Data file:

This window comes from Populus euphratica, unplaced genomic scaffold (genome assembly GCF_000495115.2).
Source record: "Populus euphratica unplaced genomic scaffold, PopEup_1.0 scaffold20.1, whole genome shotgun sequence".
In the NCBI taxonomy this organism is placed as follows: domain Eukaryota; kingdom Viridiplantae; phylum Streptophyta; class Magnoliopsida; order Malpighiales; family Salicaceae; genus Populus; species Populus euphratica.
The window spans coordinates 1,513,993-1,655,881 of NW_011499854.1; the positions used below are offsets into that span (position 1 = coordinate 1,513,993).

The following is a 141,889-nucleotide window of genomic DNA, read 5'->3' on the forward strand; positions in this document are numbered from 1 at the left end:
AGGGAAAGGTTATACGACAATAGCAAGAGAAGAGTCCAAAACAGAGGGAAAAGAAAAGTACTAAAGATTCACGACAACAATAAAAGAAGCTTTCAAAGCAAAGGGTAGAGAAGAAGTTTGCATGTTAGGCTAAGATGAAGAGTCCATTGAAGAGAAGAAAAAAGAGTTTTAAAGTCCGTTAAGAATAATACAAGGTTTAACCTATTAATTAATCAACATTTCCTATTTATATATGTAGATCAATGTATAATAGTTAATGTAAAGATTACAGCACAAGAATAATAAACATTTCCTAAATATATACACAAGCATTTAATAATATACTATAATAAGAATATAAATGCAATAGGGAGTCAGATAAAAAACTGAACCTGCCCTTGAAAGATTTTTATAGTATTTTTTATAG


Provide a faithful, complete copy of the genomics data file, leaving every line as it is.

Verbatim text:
This window comes from Populus euphratica, unplaced genomic scaffold (genome assembly GCF_000495115.2).
Source record: "Populus euphratica unplaced genomic scaffold, PopEup_1.0 scaffold20.1, whole genome shotgun sequence".
In the NCBI taxonomy this organism is placed as follows: domain Eukaryota; kingdom Viridiplantae; phylum Streptophyta; class Magnoliopsida; order Malpighiales; family Salicaceae; genus Populus; species Populus euphratica.
The window spans coordinates 1,513,993-1,655,881 of NW_011499854.1; the positions used below are offsets into that span (position 1 = coordinate 1,513,993).

The following is a 141,889-nucleotide window of genomic DNA, read 5'->3' on the forward strand; positions in this document are numbered from 1 at the left end:
AGGGAAAGGTTATACGACAATAGCAAGAGAAGAGTCCAAAACAGAGGGAAAAGAAAAGTACTAAAGATTCACGACAACAATAAAAGAAGCTTTCAAAGCAAAGGGTAGAGAAGAAGTTTGCATGTTAGGCTAAGATGAAGAGTCCATTGAAGAGAAGAAAAAAGAGTTTTAAAGTCCGTTAAGAATAATACAAGGTTTAACCTATTAATTAATCAACATTTCCTATTTATATATGTAGATCAATGTATAATAGTTAATGTAAAGATTACAGCACAAGAATAATAAACATTTCCTAAATATATACACAAGCATTTAATAATATACTATAATAAGAATATAAATGCAATAGGGAGTCAGATAAAAAACTGAACCTGCCCTTGAAAGATTTTTATAGTATTTTTTATAG